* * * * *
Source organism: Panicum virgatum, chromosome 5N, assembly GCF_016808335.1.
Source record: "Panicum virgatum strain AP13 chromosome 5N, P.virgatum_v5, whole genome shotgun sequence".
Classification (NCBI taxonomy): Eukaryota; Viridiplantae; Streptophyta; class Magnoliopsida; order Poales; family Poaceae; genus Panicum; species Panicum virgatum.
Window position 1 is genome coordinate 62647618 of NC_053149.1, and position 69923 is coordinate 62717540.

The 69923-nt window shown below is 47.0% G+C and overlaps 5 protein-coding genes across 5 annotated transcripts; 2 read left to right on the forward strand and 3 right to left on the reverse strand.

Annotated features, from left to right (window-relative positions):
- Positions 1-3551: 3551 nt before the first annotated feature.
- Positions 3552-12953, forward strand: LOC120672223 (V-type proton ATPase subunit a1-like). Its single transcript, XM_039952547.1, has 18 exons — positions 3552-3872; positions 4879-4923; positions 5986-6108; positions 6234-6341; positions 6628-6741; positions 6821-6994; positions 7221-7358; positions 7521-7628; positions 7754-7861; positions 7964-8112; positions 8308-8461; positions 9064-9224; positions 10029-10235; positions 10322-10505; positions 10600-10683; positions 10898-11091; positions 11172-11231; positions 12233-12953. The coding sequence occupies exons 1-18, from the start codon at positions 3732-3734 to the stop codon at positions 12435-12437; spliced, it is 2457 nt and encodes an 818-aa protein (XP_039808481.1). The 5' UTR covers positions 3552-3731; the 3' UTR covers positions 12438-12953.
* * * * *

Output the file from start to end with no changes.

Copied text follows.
Source organism: Panicum virgatum, chromosome 5N, assembly GCF_016808335.1.
Source record: "Panicum virgatum strain AP13 chromosome 5N, P.virgatum_v5, whole genome shotgun sequence".
Classification (NCBI taxonomy): Eukaryota; Viridiplantae; Streptophyta; class Magnoliopsida; order Poales; family Poaceae; genus Panicum; species Panicum virgatum.
Window position 1 is genome coordinate 62647618 of NC_053149.1, and position 69923 is coordinate 62717540.

The 69923-nt window shown below is 47.0% G+C and overlaps 5 protein-coding genes across 5 annotated transcripts; 2 read left to right on the forward strand and 3 right to left on the reverse strand.

Annotated features, from left to right (window-relative positions):
- Positions 1-3551: 3551 nt before the first annotated feature.
- Positions 3552-12953, forward strand: LOC120672223 (V-type proton ATPase subunit a1-like). Its single transcript, XM_039952547.1, has 18 exons — positions 3552-3872; positions 4879-4923; positions 5986-6108; positions 6234-6341; positions 6628-6741; positions 6821-6994; positions 7221-7358; positions 7521-7628; positions 7754-7861; positions 7964-8112; positions 8308-8461; positions 9064-9224; positions 10029-10235; positions 10322-10505; positions 10600-10683; positions 10898-11091; positions 11172-11231; positions 12233-12953. The coding sequence occupies exons 1-18, from the start codon at positions 3732-3734 to the stop codon at positions 12435-12437; spliced, it is 2457 nt and encodes an 818-aa protein (XP_039808481.1). The 5' UTR covers positions 3552-3731; the 3' UTR covers positions 12438-12953.